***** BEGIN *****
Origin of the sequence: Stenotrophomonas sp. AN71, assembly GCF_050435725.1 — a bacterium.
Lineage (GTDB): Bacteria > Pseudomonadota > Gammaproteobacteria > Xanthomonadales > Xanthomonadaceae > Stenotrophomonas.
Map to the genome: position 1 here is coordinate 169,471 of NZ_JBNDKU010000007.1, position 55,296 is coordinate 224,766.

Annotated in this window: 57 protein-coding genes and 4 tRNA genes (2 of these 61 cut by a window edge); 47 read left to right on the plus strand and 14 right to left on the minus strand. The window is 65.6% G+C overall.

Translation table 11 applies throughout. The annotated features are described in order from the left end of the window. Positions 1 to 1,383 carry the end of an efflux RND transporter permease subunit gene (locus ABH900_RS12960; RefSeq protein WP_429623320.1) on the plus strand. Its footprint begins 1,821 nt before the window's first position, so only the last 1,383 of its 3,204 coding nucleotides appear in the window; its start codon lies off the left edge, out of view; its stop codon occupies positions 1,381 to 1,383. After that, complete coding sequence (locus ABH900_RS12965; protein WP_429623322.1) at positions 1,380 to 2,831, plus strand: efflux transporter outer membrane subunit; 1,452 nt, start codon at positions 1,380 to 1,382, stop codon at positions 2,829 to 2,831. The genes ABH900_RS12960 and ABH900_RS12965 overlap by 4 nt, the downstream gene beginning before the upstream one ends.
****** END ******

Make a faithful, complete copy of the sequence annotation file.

Origin of the sequence: Stenotrophomonas sp. AN71, assembly GCF_050435725.1 — a bacterium.
Lineage (GTDB): Bacteria > Pseudomonadota > Gammaproteobacteria > Xanthomonadales > Xanthomonadaceae > Stenotrophomonas.
Map to the genome: position 1 here is coordinate 169,471 of NZ_JBNDKU010000007.1, position 55,296 is coordinate 224,766.

Annotated in this window: 57 protein-coding genes and 4 tRNA genes (2 of these 61 cut by a window edge); 47 read left to right on the plus strand and 14 right to left on the minus strand. The window is 65.6% G+C overall.

Translation table 11 applies throughout. The annotated features are described in order from the left end of the window. Positions 1 to 1,383 carry the end of an efflux RND transporter permease subunit gene (locus ABH900_RS12960; RefSeq protein WP_429623320.1) on the plus strand. Its footprint begins 1,821 nt before the window's first position, so only the last 1,383 of its 3,204 coding nucleotides appear in the window; its start codon lies off the left edge, out of view; its stop codon occupies positions 1,381 to 1,383. After that, complete coding sequence (locus ABH900_RS12965; protein WP_429623322.1) at positions 1,380 to 2,831, plus strand: efflux transporter outer membrane subunit; 1,452 nt, start codon at positions 1,380 to 1,382, stop codon at positions 2,829 to 2,831. The genes ABH900_RS12960 and ABH900_RS12965 overlap by 4 nt, the downstream gene beginning before the upstream one ends.